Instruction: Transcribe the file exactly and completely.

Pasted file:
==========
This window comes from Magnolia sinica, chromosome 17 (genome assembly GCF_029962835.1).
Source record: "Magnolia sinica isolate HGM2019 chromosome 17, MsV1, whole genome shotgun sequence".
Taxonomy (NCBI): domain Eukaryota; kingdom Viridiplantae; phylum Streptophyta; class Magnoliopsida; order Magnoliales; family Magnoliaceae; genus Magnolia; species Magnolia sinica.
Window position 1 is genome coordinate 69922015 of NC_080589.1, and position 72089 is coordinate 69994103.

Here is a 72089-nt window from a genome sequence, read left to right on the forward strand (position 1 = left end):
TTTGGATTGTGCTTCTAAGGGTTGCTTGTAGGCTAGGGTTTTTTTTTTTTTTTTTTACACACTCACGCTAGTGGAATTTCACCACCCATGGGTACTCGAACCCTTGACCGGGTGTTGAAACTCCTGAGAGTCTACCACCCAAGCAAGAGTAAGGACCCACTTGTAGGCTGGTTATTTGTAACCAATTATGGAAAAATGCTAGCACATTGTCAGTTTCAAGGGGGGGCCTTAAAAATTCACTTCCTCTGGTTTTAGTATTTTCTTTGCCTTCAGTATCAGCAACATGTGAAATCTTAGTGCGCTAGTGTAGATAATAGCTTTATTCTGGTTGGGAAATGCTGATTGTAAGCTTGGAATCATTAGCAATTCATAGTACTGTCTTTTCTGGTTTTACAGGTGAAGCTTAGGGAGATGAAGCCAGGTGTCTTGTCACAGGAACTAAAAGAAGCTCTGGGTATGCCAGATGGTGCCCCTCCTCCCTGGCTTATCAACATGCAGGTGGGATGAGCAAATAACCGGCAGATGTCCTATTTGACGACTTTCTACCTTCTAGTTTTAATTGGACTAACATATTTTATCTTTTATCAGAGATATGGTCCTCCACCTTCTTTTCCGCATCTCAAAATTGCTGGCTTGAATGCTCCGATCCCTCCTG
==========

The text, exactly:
This window comes from Magnolia sinica, chromosome 17 (genome assembly GCF_029962835.1).
Source record: "Magnolia sinica isolate HGM2019 chromosome 17, MsV1, whole genome shotgun sequence".
Taxonomy (NCBI): domain Eukaryota; kingdom Viridiplantae; phylum Streptophyta; class Magnoliopsida; order Magnoliales; family Magnoliaceae; genus Magnolia; species Magnolia sinica.
Window position 1 is genome coordinate 69922015 of NC_080589.1, and position 72089 is coordinate 69994103.

Here is a 72089-nt window from a genome sequence, read left to right on the forward strand (position 1 = left end):
TTTGGATTGTGCTTCTAAGGGTTGCTTGTAGGCTAGGGTTTTTTTTTTTTTTTTTTACACACTCACGCTAGTGGAATTTCACCACCCATGGGTACTCGAACCCTTGACCGGGTGTTGAAACTCCTGAGAGTCTACCACCCAAGCAAGAGTAAGGACCCACTTGTAGGCTGGTTATTTGTAACCAATTATGGAAAAATGCTAGCACATTGTCAGTTTCAAGGGGGGGCCTTAAAAATTCACTTCCTCTGGTTTTAGTATTTTCTTTGCCTTCAGTATCAGCAACATGTGAAATCTTAGTGCGCTAGTGTAGATAATAGCTTTATTCTGGTTGGGAAATGCTGATTGTAAGCTTGGAATCATTAGCAATTCATAGTACTGTCTTTTCTGGTTTTACAGGTGAAGCTTAGGGAGATGAAGCCAGGTGTCTTGTCACAGGAACTAAAAGAAGCTCTGGGTATGCCAGATGGTGCCCCTCCTCCCTGGCTTATCAACATGCAGGTGGGATGAGCAAATAACCGGCAGATGTCCTATTTGACGACTTTCTACCTTCTAGTTTTAATTGGACTAACATATTTTATCTTTTATCAGAGATATGGTCCTCCACCTTCTTTTCCGCATCTCAAAATTGCTGGCTTGAATGCTCCGATCCCTCCTG